People of Northwest Public Radio
Wed November 27, 2013
Do Fewer Trees Mean More Water From Snow Melt?
In springtime, you might figure snow melts faster out in sunshine than in the shade. But in places with temperate winters, like the Pacific Northwest, it might be just the opposite.
Jessica Lundquist is an associate professor of civil and environmental engineering at the University of Washington. Her research in the Cascade Mountains shows snow under trees seems to melt faster than snow in clearings. That matters because western states depend on snowpack for their water, especially in early summer. That snowpack is expected to decrease due to climate change. Lundquist says the new research could help water managers manipulate the mountain forests to maximize the snow.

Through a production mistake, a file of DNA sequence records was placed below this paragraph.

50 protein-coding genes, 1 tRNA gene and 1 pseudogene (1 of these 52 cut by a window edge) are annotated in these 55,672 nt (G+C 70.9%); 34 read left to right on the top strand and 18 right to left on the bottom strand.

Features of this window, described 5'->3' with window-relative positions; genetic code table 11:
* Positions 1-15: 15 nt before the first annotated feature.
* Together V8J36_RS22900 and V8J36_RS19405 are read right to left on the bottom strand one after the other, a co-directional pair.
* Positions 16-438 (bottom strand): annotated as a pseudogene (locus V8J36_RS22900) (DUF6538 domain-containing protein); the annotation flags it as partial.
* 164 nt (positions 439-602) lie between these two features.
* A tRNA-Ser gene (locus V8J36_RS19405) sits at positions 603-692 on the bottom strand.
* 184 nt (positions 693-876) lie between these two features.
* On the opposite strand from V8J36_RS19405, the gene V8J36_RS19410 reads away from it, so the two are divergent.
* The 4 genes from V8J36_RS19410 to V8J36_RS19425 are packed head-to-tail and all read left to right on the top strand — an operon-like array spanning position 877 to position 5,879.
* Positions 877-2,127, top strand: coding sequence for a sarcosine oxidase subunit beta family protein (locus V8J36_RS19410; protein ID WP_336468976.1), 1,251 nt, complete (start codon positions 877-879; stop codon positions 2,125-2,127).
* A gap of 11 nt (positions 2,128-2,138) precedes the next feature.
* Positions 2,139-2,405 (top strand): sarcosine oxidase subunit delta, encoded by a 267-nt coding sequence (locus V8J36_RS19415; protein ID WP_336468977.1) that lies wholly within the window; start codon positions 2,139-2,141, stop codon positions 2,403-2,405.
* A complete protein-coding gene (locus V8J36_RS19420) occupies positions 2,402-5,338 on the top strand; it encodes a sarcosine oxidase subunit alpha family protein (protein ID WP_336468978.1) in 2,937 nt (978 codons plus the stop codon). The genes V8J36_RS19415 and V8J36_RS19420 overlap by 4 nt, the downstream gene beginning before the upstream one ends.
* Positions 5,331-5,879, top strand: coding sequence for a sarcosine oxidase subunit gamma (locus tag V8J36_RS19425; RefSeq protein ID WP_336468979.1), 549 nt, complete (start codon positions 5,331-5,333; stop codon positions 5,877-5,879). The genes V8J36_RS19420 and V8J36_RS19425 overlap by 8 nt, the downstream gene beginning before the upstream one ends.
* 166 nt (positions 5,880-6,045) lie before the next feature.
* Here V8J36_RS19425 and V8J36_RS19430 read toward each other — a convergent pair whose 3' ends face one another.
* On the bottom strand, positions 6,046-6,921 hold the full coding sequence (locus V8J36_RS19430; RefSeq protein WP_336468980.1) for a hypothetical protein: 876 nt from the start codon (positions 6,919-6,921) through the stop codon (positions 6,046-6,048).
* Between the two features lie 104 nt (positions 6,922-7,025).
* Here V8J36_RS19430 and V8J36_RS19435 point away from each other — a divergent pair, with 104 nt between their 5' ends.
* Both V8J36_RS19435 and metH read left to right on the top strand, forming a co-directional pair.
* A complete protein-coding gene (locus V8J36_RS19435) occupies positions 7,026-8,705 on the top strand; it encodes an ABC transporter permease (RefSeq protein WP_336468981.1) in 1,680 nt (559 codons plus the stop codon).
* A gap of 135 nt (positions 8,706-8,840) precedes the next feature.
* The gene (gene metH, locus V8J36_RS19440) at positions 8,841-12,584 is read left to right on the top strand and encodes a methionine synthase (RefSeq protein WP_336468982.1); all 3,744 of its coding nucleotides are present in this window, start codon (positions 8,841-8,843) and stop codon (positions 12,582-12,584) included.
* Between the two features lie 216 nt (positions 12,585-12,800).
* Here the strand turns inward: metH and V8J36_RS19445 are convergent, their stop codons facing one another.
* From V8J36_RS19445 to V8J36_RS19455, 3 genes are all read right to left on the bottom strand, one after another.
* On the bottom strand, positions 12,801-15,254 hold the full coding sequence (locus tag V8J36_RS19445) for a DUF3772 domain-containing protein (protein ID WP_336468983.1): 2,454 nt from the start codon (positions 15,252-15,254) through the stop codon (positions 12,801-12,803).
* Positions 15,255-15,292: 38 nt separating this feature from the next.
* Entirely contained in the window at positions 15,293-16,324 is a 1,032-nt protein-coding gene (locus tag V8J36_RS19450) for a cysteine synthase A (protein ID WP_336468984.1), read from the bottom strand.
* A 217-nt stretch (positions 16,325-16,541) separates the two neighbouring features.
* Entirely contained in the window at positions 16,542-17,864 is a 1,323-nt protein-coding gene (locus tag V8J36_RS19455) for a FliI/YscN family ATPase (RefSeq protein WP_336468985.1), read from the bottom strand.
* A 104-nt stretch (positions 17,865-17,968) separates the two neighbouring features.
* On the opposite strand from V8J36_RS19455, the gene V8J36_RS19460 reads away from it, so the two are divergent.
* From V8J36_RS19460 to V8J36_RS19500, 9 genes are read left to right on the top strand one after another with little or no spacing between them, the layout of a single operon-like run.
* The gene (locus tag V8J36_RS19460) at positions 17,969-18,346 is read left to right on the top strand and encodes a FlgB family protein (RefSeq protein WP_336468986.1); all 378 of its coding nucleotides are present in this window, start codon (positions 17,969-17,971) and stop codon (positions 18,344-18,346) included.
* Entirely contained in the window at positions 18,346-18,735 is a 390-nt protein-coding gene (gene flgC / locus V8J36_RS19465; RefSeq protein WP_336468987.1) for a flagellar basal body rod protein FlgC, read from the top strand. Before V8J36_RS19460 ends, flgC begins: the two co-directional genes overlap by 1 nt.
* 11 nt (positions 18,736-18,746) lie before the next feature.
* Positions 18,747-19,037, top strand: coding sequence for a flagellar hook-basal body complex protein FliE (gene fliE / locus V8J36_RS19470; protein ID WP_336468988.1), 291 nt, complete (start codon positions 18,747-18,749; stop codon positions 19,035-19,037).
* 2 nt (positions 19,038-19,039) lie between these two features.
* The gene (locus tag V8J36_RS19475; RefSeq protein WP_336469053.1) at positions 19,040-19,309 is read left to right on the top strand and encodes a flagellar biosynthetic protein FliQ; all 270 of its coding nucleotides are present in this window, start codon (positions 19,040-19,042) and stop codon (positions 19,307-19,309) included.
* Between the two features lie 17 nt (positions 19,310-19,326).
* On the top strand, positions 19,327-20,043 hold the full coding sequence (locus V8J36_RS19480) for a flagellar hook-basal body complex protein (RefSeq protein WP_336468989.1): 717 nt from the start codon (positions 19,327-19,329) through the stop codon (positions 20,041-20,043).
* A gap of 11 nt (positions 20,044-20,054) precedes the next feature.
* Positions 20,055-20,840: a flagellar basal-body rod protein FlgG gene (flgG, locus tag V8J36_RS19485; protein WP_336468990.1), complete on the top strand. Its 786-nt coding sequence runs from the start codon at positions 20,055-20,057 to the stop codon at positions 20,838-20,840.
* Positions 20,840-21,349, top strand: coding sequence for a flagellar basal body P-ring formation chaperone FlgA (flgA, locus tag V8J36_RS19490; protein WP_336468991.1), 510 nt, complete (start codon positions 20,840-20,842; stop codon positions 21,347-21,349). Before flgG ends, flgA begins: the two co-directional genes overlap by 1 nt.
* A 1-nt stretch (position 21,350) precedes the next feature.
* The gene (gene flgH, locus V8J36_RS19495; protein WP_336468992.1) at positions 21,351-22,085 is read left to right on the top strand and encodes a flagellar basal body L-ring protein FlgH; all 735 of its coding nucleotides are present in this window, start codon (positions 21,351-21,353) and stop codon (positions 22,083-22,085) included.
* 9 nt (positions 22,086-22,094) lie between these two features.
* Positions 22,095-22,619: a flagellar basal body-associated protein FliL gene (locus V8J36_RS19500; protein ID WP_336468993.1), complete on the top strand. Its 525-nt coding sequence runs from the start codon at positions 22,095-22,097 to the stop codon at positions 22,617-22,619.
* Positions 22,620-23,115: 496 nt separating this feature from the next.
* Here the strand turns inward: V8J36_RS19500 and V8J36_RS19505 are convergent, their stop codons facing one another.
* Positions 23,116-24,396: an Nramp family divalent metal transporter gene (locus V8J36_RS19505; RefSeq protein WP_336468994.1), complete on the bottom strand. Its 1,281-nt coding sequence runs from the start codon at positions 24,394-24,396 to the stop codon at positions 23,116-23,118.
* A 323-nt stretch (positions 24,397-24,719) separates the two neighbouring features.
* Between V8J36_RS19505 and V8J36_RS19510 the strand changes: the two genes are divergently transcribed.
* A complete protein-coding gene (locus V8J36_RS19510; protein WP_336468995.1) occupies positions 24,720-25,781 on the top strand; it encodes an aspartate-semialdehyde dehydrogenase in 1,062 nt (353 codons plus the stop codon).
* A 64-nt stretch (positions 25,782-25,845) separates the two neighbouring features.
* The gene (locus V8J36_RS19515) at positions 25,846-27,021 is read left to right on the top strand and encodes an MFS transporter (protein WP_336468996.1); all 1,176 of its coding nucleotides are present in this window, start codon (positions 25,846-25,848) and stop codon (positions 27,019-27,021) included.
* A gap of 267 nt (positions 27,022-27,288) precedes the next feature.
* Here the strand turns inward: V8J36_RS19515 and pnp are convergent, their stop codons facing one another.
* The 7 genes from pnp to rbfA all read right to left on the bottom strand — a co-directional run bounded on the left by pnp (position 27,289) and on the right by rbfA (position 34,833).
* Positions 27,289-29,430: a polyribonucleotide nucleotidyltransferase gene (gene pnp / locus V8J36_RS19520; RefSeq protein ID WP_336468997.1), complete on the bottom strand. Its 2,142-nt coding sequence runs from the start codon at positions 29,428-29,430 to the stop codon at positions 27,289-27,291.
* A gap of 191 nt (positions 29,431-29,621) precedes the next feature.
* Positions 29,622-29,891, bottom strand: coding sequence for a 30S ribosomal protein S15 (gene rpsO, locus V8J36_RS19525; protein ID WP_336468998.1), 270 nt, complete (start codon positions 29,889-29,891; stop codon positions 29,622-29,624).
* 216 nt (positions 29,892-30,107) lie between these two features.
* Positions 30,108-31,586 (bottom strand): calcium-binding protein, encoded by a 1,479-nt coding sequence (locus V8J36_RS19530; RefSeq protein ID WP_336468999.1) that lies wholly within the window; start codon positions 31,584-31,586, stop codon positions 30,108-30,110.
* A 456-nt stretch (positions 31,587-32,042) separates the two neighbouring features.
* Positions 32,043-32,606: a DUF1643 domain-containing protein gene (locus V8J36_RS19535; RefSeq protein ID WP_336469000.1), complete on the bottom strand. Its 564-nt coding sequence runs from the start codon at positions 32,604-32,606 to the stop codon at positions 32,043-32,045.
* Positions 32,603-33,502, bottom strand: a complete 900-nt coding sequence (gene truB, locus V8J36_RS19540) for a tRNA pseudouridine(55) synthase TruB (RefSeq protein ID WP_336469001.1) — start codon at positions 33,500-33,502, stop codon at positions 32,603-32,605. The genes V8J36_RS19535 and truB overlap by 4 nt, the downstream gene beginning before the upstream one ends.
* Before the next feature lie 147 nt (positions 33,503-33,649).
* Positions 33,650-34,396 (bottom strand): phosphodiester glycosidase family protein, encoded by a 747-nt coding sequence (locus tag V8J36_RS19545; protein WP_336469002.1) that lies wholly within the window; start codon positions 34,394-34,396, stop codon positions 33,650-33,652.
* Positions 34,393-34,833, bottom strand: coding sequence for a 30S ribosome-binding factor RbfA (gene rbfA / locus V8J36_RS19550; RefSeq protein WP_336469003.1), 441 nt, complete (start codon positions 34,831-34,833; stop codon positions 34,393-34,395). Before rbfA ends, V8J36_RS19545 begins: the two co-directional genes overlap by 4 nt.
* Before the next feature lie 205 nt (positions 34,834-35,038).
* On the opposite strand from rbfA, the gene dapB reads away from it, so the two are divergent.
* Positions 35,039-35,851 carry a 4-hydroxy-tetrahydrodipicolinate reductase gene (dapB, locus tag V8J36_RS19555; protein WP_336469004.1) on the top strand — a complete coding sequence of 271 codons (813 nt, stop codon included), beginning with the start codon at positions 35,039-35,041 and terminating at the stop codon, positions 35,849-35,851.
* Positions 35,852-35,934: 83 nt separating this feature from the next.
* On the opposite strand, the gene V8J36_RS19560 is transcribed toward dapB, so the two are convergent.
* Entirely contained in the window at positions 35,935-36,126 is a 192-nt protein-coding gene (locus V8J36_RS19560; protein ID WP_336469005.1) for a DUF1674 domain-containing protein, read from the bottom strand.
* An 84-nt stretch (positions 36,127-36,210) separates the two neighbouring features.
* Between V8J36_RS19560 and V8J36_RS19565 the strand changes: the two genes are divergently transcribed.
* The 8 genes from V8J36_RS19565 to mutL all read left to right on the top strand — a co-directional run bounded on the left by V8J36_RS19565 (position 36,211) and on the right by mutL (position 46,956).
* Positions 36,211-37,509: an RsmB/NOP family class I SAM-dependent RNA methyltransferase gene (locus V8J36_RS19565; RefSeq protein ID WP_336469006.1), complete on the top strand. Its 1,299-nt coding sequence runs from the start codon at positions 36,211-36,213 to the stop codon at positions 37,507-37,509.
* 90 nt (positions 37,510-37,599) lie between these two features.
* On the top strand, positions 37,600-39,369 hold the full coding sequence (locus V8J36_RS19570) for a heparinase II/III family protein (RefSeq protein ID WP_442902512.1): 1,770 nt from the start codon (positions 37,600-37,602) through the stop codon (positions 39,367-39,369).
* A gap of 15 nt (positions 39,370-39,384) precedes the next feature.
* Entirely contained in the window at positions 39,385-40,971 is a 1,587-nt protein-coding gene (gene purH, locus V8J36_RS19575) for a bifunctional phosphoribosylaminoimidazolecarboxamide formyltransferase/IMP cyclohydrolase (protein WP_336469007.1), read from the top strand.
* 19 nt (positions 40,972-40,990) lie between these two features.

“They could potentially go and open gaps in the forest, which act like little cold holes or reservoirs for snow. And the snow will melt more slowly. In some ways, it can mitigate the effects of climate change,” Lundquist said.
The warming seems to come from the trees themselves, which absorb and re-emit radiation. It only happens when the climate is right; in colder places, the tree warming isn’t enough to melt the snow faster than the sun does. Lundquist said she’s working on refining and mapping the information, so water managers could customize their tree-cutting practices to their given climate.
Copyright 2013 KPLU